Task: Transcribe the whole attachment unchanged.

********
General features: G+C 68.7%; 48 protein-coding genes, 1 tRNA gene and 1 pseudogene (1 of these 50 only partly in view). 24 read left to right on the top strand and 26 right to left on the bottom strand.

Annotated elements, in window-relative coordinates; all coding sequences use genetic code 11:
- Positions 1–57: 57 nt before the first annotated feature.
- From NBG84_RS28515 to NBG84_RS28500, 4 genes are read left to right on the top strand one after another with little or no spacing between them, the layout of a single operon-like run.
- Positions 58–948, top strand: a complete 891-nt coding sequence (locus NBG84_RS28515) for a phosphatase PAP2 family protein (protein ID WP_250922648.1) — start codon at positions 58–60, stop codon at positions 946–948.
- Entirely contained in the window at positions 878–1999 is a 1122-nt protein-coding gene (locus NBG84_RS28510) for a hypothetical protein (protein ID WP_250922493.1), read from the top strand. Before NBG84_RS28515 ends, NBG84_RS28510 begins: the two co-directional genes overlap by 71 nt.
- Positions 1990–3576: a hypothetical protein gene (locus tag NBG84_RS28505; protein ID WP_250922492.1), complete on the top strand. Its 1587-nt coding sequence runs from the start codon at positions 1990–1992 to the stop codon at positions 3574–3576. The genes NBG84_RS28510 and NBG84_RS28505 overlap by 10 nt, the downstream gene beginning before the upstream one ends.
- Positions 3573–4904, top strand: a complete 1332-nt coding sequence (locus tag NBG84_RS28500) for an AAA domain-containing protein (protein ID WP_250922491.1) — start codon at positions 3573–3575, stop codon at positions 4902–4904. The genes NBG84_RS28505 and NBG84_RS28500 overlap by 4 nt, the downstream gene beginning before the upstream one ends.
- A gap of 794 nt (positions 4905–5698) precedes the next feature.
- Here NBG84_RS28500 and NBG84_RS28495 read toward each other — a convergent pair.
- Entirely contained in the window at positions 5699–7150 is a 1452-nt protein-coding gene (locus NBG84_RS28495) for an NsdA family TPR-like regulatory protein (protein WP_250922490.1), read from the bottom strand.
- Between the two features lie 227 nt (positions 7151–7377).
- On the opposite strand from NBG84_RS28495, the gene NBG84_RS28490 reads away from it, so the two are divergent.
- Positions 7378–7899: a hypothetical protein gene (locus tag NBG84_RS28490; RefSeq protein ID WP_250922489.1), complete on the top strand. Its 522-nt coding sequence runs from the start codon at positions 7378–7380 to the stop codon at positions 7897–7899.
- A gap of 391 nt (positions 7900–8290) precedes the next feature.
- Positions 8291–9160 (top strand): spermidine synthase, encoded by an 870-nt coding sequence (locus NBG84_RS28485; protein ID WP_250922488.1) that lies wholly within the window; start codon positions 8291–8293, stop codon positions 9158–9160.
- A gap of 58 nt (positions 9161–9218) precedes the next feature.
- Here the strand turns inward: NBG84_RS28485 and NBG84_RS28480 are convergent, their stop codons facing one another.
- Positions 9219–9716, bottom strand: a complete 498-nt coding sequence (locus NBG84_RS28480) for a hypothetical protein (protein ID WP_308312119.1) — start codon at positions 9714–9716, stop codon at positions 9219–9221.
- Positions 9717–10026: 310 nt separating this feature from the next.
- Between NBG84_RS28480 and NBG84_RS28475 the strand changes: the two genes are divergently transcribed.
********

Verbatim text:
General features: G+C 68.7%; 48 protein-coding genes, 1 tRNA gene and 1 pseudogene (1 of these 50 only partly in view). 24 read left to right on the top strand and 26 right to left on the bottom strand.

Annotated elements, in window-relative coordinates; all coding sequences use genetic code 11:
- Positions 1–57: 57 nt before the first annotated feature.
- From NBG84_RS28515 to NBG84_RS28500, 4 genes are read left to right on the top strand one after another with little or no spacing between them, the layout of a single operon-like run.
- Positions 58–948, top strand: a complete 891-nt coding sequence (locus NBG84_RS28515) for a phosphatase PAP2 family protein (protein ID WP_250922648.1) — start codon at positions 58–60, stop codon at positions 946–948.
- Entirely contained in the window at positions 878–1999 is a 1122-nt protein-coding gene (locus NBG84_RS28510) for a hypothetical protein (protein ID WP_250922493.1), read from the top strand. Before NBG84_RS28515 ends, NBG84_RS28510 begins: the two co-directional genes overlap by 71 nt.
- Positions 1990–3576: a hypothetical protein gene (locus tag NBG84_RS28505; protein ID WP_250922492.1), complete on the top strand. Its 1587-nt coding sequence runs from the start codon at positions 1990–1992 to the stop codon at positions 3574–3576. The genes NBG84_RS28510 and NBG84_RS28505 overlap by 10 nt, the downstream gene beginning before the upstream one ends.
- Positions 3573–4904, top strand: a complete 1332-nt coding sequence (locus tag NBG84_RS28500) for an AAA domain-containing protein (protein ID WP_250922491.1) — start codon at positions 3573–3575, stop codon at positions 4902–4904. The genes NBG84_RS28505 and NBG84_RS28500 overlap by 4 nt, the downstream gene beginning before the upstream one ends.
- A gap of 794 nt (positions 4905–5698) precedes the next feature.
- Here NBG84_RS28500 and NBG84_RS28495 read toward each other — a convergent pair.
- Entirely contained in the window at positions 5699–7150 is a 1452-nt protein-coding gene (locus NBG84_RS28495) for an NsdA family TPR-like regulatory protein (protein WP_250922490.1), read from the bottom strand.
- Between the two features lie 227 nt (positions 7151–7377).
- On the opposite strand from NBG84_RS28495, the gene NBG84_RS28490 reads away from it, so the two are divergent.
- Positions 7378–7899: a hypothetical protein gene (locus tag NBG84_RS28490; RefSeq protein ID WP_250922489.1), complete on the top strand. Its 522-nt coding sequence runs from the start codon at positions 7378–7380 to the stop codon at positions 7897–7899.
- A gap of 391 nt (positions 7900–8290) precedes the next feature.
- Positions 8291–9160 (top strand): spermidine synthase, encoded by an 870-nt coding sequence (locus NBG84_RS28485; protein ID WP_250922488.1) that lies wholly within the window; start codon positions 8291–8293, stop codon positions 9158–9160.
- A gap of 58 nt (positions 9161–9218) precedes the next feature.
- Here the strand turns inward: NBG84_RS28485 and NBG84_RS28480 are convergent, their stop codons facing one another.
- Positions 9219–9716, bottom strand: a complete 498-nt coding sequence (locus NBG84_RS28480) for a hypothetical protein (protein ID WP_308312119.1) — start codon at positions 9714–9716, stop codon at positions 9219–9221.
- Positions 9717–10026: 310 nt separating this feature from the next.
- Between NBG84_RS28480 and NBG84_RS28475 the strand changes: the two genes are divergently transcribed.